My sport was rugby, I’d played for many years and had some great fun on and off of the...
#coachingcan change lives: sebs story
Sports Coach UK is leading a campaign to champion the wider benefits of coaching for society. Here, we get a glimpse of the valuable impact it can have on people’s lives as Wesport’s Sarah McLeod catches up with local swimming teacher Jen Stoneman from Angelfish Swimmers and Caroline, the Mum of a young swimmer, Seb, to highlight just one of the fantastic #CoachingCan stories from here in the West of England.
When I heard about the #CoachingCan Campaign, it really struck a chord with me after seeing a post on Jen’s Facebook page about Seb. Reading about the campaign and this post on the same day really highlighted to me the power of coaching and cemented the fact that #CoachingCan help and inspire people to achieve their goals and that #CoachingCan change lives.
As a Mum of two boys, I have been lucky enough to experience Jen’s fantastic teaching first hand with my eldest son Noah. It is hard to explain Jen’s amazing teaching ability; her infectious enthusiasm and incredible patience, coupled with her expert knowledge (not just of swimming, but of all things that are vitally important to a 3-year-old; Paw Patrol, Fireman Sam, Thomas and Frozen) makes for the perfect combination. It really is impossible to leave the pool without a big smile on your face after seeing the impact Jen’s teaching has on her ‘little swimmers’. Jen and her team of teachers strive to ensure everyone enjoys their time in the pool, learning new skills and water safety, but the benefits of this teaching goes much deeper (excuse the pun!), resulting in real differences to young people’s personal and social development.
Jen firmly believes that learning to swim is one of the best and most important skills you can teach a young person, as she explains that nurturing a love and respect of water will be with the young person forever, it is apparent that she is totally passionate about her job as a swim teacher and her love of swimming. When I asked Jen why she coached – she explained she was keen to share a passion of swimming with young people, to promote inclusivity and to ensure good quality tuition. Jen strives to ensure that all lessons are inclusive and accessible to everyone, regardless of their ability and level of confidence. Jen wholeheartedly believes her lessons are important to all learners; improving their safety, independence, coordination, ability, stamina and overall fitness.
As Jen explains to me the story of nine-year-old Seb, including the progress he has made, she has a wide smile on her face and is obviously very proud of this inspirational young boy:
Seb is a beginner level swimmer with Down Syndrome. He has poor eyesight, which coupled with not having his glasses in the pool, means it is hard for him to keep concentration during his lesson. Jen ensures the lesson uses lots of demonstrations and visual aids with clear and concise instructions, visual prompts and sign language is also used when communicating with Seb to reinforce a teaching point or practise. Jen has identified the importance of ensuring the pace of the lesson is sufficient to hold Seb's attention and maintain engagement. It can be common for individuals with Down Syndrome to have poor muscle tone and hyper mobility. This affects Seb’s ability to keep flat especially when swimming on his back and informs how Jen teaches Seb to achieve a good body position in the water. Seb's swimming lessons have resulted in better muscle tone and fitness which have helped him to take part in other sporting activities in school- including football (Seb is a big fan!), rugby and tennis. This greater muscle control, tone, balance and coordination has also helped Seb in his everyday life with things including his commute to school on his scooter and skateboarding in the park.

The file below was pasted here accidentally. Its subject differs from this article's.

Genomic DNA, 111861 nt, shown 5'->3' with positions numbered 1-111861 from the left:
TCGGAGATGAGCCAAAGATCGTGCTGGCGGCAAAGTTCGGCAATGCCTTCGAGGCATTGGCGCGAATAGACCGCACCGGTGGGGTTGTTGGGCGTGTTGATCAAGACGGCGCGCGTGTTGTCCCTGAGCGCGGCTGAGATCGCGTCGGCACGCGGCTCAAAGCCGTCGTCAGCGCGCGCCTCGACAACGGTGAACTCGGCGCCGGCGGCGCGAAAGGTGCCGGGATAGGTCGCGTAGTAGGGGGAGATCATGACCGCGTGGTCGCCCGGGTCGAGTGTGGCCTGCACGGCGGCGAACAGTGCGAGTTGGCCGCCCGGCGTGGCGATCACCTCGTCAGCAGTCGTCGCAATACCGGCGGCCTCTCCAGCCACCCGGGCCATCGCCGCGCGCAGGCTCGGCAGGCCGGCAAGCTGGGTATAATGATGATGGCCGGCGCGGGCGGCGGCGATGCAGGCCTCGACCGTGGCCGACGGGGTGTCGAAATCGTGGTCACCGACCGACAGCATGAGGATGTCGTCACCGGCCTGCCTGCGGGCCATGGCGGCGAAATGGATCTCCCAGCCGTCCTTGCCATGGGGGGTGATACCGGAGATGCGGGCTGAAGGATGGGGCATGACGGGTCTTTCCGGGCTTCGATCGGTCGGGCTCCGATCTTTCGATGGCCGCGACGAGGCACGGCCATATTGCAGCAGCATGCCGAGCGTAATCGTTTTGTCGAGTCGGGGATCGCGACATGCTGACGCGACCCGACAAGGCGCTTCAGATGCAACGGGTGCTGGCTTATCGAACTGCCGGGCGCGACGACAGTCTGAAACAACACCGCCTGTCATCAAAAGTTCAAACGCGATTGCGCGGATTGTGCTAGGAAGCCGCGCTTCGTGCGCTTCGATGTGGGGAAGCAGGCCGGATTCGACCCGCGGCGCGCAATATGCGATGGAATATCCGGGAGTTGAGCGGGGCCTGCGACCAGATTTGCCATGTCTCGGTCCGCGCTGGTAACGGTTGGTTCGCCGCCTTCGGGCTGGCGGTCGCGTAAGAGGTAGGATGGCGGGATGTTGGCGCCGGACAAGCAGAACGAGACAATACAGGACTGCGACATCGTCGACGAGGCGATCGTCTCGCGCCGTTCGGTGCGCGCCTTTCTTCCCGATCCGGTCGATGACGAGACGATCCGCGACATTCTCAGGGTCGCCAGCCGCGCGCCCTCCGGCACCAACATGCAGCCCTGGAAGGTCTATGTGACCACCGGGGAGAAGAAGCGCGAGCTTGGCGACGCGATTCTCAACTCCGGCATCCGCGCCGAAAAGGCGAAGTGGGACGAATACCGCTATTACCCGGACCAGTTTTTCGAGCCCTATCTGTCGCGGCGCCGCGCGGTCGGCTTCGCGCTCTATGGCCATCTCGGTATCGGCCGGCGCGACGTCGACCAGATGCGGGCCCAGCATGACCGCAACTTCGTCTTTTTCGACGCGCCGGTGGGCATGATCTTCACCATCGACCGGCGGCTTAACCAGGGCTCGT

Seb tends to 'live in the moment' and can often not think through actions or have an understanding of danger. Jen encourages Seb to always stop and think carefully before practising a skill or activity, for example, to have his toes on the edge of the poolside before jumping. It is hoped that this awareness and training can be applied to other situations such as crossing the road or taking turns at school. Seb has a learning disability, and swimming relies on the learner thinking and coordinating lots of different actions simultaneously and multitasking which is great practise for Seb when dealing with everyday problems and situations that arise.
Jen then takes a moment to reflect on her best teaching moment, this was when Seb managed to swim 5m both on his front and back independently.
“This massive milestone made me feel unbelievably proud of all the hard work, resilience and perseverance it has taken Seb to achieve independence in the water given the physical challenges he faces. It has taken Seb time to manage his breathing, body position and stroke technique. Early on, I had no idea as to whether Seb would be capable of learning to swim. Having worked with such an inspirational young person, I truly believe with the right support, encouragement, teaching and trust anything is possible.”
#CoachingCan change lives.
Seb’s Mum Caroline is incredibly passionate about sport and access to it, she explains;
“To me, sport is a language, and to see Seb playing football at school makes my heart burst. Scooting, skateboarding, swimming, rugby, football, tennis, whatever - not only keeps Seb fit and active, but it is good for his mental health & well-being, self-esteem, confidence and weight management and helps Seb be like his peers. The fantastic coaching does takes place in the sporting arena, but the benefits reach far wider than this and have really helped Seb develop as a person and impacted on his life as a whole.”
Take a look at our other blog- #CoachingCan Change Lives- An Elite Perspective